Would you stand up and walk out on me?

I have begun to hear back from my beta-readers with feedback for the revision of Linger. I have a love-hate relationship with getting feedback on my writing. (Not with my beta-readers. For them, all I have is love. Seriously. Anyone who takes time out of their life to give me critical feedback on a novel-in-draft rocks. Hard. Let me know which kidney you want, guys.) But for actually getting the feedback.


I mean, look. I know the novel isn't perfect. I know this because no one has yet shown up to deliver unto me by fiat the Nobel, a Pulitzer, and a Hugo, wrapped in a shiny film option. But the thing about critical feedback, is it's critical. I didn't ask these people to give me warm fuzzy pats on the back and praise my elegant turn of phrase and piquant deployment of metaphor. I asked them to read my manuscript and be ruthless, because I want it to be better. To be as great as I can make it.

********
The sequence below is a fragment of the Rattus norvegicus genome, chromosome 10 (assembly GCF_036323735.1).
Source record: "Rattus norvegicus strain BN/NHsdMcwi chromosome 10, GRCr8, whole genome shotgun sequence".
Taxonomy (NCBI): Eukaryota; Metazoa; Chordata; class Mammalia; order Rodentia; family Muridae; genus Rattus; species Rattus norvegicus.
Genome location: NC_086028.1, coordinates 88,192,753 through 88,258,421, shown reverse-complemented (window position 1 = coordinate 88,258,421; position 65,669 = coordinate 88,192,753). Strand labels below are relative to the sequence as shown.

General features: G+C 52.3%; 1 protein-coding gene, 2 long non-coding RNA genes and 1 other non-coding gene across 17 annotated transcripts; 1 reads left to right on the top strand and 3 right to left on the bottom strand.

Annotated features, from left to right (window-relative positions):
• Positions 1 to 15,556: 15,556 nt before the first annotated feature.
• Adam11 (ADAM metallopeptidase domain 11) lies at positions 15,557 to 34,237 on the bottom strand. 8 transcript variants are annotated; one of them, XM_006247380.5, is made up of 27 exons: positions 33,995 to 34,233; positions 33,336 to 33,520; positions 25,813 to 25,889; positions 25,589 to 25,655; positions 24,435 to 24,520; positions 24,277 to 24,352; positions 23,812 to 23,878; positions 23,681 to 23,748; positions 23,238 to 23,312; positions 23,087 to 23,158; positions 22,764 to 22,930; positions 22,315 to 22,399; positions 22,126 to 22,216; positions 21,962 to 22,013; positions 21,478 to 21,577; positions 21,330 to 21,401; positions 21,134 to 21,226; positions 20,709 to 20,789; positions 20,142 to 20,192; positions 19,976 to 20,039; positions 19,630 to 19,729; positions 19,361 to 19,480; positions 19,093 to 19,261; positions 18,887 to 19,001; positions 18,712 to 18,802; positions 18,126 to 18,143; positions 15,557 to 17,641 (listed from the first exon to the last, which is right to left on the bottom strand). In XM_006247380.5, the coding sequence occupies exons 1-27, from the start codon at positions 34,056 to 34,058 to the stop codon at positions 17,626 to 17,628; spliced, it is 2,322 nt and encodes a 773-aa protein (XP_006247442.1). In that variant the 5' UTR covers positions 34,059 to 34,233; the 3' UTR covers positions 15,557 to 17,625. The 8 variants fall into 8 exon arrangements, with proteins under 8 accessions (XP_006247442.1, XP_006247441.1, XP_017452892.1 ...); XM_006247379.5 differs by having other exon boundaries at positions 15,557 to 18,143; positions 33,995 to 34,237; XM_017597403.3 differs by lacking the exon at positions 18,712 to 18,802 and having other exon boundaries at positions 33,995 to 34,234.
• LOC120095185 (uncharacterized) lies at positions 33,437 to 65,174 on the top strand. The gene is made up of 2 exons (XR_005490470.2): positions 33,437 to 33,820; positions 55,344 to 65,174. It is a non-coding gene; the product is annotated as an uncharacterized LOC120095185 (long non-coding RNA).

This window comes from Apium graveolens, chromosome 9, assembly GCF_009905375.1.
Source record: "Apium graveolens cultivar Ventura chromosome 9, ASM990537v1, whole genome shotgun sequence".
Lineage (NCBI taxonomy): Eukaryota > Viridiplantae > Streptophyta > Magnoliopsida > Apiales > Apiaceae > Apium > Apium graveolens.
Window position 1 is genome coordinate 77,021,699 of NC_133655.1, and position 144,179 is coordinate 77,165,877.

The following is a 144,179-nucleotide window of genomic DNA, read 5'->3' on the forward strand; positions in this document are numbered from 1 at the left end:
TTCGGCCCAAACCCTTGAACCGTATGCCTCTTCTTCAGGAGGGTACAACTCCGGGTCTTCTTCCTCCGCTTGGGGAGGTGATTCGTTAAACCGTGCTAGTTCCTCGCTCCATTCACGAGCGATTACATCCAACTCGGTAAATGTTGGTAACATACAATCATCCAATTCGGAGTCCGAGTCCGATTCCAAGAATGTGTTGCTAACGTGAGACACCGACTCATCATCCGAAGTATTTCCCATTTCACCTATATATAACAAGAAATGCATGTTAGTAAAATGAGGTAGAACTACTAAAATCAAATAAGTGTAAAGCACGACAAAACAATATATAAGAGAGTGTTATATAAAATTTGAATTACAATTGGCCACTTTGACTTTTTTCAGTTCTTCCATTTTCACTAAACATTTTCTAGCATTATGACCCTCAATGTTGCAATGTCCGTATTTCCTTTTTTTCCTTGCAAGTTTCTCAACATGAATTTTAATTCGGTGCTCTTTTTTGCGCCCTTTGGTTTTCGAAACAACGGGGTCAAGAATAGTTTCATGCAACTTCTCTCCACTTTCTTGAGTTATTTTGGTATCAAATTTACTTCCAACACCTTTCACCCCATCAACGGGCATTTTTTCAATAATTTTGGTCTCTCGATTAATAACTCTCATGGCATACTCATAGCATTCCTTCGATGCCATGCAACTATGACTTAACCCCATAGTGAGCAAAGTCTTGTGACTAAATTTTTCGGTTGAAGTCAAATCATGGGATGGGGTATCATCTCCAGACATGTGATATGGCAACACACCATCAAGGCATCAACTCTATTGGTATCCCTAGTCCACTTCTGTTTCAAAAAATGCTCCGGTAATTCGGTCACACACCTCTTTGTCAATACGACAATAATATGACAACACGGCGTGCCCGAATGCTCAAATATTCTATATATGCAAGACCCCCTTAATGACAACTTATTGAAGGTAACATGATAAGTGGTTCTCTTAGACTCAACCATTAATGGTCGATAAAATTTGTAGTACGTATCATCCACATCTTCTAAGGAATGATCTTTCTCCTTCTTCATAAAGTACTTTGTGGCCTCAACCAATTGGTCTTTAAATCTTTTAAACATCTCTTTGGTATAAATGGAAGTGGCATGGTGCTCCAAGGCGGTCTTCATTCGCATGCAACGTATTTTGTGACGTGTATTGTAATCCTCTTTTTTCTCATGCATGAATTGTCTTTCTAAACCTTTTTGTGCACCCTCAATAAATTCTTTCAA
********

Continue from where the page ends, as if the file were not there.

That doesn't mean there isn't a part of me that secretly wishes that someone would love the novel, just as it is. Or that I don't get a little discouraged when my literary inadequacies are illuminated. Because I tried, as hard as I could, to get it right the first time, you know? But there's that gap, between the shape of the story in my head, and the words that are on the page. And I'm too close to the story in my head to see when the words on the page don't tell it. Sometimes when I thought I was leaning into the blade, I was just giving myself a papercut, and I need someone to stand behind me and push.